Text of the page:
‘What’s that machine Gwigwi Mrwebi is carrying? That’s his silver alto sax which he plays like gold!’
Gwigwi’s Band did several broadcasts for BBC World Service To Africa in the late 1960s: Gwigwi Mrwebi and Dudu Pukwana on alto saxophones, Ronnie Beer on tenor saxophone, Chris McGregor on piano, Coleridge Goode on double bass, and Laurie Allan on drums. Though McGregor’s exclamatory introductions to each number gave the impression that the band was right there in the studio, clearly some of the music was taken straight from their LP on Doug Dobell’s 77 Records — Kwela by Gwigwi’s Band. This CD is a reissue of that album, pretty well impossible to find for the last thirty-plus years.
Doug Dobell started his label in the mid-1950s, naming it after the street number of the shop, and concentrating on blues, folk and traditional jazz. One of Bob Dylan’s first UK releases was on 77 — on an anthology back when he called himself Blind Boy Grunt. My guess is that the only 77 release on its ‘Afro’ imprint (catalogue number 101) was Kwela By Gwigwi’s Band.
It was recorded in January 1967, at Dennis Duerden’s Transcription Centre, nearby in Covent Garden. Introduced by Dollar Brand, Maxine McGregor was working there at the time. ‘Dennis was a passionate champion of African art of all kinds,’ she recalls. ‘The Centre was the only place in London where African writers, artists and students could meet to work, for a chat, a cup of tea. It really was a melting pot for black Africans from the different countries as there was simply nowhere else like it at the time. Writers like Chinua Achebe, Wole Soyinka, James Ngugi, Christopher Okigbo, the sculptor Dumile, to name just a few.’
Each piece here is either by Mrwebi or Pukwana, and one or the other altoist solos on most of them. Occasionally there’s a piano or tenor sax solo. They’re very short versions, as though recorded for a series of 7-inch singles, and the tunes are wonderful, all in the dance style that was then captivating South Africa.
Interestingly, there is no mention of Kwela in the broadcasts: the music is always referred to as Mbaqanga. Strictly speaking, Kwela (‘get moving’, in Xhosa) applied to the penny whistle bands of the 1950s, like that of Spokes Mashiyane. I am guessing 77 Records chose the word Kwela for the LP title because it’s a lot easier for Londoners to say than Mbaqanga. In any case, the styles are closely related, especially harmonically, with a C-F-C-G7 chord sequence showing up a lot.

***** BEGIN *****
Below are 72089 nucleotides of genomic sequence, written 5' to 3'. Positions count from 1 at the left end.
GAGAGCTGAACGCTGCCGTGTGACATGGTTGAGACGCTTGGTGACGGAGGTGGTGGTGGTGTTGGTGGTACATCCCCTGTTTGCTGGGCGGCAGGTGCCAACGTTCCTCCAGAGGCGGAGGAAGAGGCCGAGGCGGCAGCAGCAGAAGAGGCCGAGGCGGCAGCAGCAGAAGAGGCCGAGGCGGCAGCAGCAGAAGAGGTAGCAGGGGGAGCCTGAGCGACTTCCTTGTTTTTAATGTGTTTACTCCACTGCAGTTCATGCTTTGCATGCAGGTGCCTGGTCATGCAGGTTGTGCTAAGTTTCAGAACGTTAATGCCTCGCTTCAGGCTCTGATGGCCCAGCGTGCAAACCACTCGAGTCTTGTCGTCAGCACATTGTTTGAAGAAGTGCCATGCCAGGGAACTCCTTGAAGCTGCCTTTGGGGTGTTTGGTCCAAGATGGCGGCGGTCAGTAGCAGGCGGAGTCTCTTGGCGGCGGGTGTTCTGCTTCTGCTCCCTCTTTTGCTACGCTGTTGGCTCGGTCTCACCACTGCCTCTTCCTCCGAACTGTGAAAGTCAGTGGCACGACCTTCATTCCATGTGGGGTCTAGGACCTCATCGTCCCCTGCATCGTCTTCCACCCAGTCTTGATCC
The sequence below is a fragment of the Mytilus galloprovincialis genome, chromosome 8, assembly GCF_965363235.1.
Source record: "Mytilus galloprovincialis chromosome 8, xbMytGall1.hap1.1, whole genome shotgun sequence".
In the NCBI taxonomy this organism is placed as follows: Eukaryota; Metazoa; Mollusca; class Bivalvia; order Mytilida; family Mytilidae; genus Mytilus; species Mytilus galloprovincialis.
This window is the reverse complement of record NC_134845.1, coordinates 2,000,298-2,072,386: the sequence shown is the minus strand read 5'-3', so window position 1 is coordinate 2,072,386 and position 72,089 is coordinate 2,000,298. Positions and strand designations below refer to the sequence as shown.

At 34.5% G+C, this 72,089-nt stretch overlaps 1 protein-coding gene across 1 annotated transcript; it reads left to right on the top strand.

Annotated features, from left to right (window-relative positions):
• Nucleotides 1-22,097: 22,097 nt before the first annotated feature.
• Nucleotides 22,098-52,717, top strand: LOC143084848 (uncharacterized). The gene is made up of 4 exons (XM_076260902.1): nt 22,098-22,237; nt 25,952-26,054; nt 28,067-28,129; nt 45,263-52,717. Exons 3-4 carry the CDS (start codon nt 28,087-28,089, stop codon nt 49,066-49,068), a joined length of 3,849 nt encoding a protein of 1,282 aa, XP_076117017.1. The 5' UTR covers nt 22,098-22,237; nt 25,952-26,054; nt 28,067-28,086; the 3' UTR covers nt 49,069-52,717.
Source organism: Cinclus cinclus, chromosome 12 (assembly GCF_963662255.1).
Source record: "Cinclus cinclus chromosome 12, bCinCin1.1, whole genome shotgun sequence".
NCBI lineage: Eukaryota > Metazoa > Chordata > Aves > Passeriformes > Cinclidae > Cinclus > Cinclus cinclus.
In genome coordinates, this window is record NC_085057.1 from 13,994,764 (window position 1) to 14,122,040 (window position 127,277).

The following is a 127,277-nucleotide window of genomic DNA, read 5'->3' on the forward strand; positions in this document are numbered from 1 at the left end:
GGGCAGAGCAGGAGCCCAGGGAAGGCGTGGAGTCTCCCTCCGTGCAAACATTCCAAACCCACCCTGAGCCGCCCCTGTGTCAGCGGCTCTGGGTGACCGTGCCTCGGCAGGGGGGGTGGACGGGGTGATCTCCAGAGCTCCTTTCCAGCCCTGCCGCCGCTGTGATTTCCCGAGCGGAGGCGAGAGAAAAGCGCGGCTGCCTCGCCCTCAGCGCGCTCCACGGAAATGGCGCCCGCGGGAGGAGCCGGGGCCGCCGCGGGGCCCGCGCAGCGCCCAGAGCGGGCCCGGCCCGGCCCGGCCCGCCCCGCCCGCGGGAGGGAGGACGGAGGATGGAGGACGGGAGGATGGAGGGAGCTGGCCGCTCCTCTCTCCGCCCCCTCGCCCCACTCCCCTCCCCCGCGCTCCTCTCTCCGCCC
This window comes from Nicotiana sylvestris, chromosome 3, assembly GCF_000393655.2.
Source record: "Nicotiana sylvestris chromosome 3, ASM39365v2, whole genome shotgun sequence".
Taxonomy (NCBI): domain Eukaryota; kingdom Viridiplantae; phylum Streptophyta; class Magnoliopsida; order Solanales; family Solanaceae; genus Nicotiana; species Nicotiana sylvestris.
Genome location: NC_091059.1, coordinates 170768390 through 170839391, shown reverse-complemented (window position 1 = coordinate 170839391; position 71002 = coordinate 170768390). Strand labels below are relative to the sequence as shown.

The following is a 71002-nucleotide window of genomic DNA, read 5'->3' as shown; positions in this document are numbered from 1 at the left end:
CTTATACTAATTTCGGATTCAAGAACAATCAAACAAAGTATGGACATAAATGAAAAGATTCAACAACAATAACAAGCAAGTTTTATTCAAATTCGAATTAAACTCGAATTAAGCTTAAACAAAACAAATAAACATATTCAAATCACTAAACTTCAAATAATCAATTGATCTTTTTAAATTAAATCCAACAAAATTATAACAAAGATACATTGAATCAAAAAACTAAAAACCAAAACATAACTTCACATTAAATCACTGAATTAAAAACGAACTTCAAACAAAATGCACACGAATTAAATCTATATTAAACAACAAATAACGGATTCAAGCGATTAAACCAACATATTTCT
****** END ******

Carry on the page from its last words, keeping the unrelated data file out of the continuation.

Google ‘Gwigwi Mrwebi’ and you’ll find a lot of sites promising ‘safe parking on the corner of Miriam Makeba and Gwigwi Mrwebi Streets’. That’s in Newtown in Johannesburg, where numerous streets have been re-named after famous South African musicians. What you will not find is much information about his life.
His first name was Ben, he was sometimes known as Bra Gwigwi. He played alto and clarinet with trumpeter Hugh Masekela and saxophonist Kippie Moeketsi in The Jazz Dazzlers, who recorded three tracks for Gallo in 1960. He spent a while in the army; he worked as a journalist for Drum magazine. He played in The Jazz Maniacs and The Harlem Swingsters. He came to the UK from Johannesburg as an actor and clarinettist in King Kong — a musical about a Zulu boxer — which opened in London in February 1961. He played Old Dan Kuswayo, the narrator, and he appears on the Gallotone LP of the original cast recording of this ‘All African Jazz Opera’. He died in the USA in late 1973.
The Blue Notes — Dudu Pukwana, trumpeter Mongezi Feza, Chris McGregor, bassist Johnny Dyani and drummer Louis Moholo — came from South Africa to London in 1965: composers McGregor and Pukwana were equally outstanding in the big band setting of The Brotherhood of Breath, and a couple of the Pukwana tunes featured on Kwela were opened out by the Brotherhood — notably, Mra (bra, mate), which became an intricate set of overlapping riffs, and appears here as a great, atmospheric dance tune, with a piano vamp that evokes sixties Ethiopian music.
At home in Cape Town, tenor saxophonist Ronnie Beer had played alongside Mongezi Feza and Louis Moholo in The Swingin’ City Six, and later with The Jazz Disciples. Also moving to London in 1965, he was reunited with Louis and Mongezi in The Blue Notes. Later he worked with the great free jazz drummer Sunny Murray.
Coleridge Goode took a ship from Kingston Harbour to Britain in 1934. He has lived in Ladbroke Grove since the nineteen forties. The first person to play amplified double bass on BBC Radio, he was with the (pre-Goons) Ray Ellington Quartet for a while, but is celebrated most for his work with various Joe Harriott ensembles.
Londoner Laurie Allan was a regular drummer with The Blue Notes. He vividly remembers having his left ankle in plaster for this session, but his playing here is perfect. Fans of 1970s music may recognise his name from Gong albums.
Beautiful, fabulously danceable tunes. Listen to Nyusamkhaya, and try to get it out of your head. Impossible.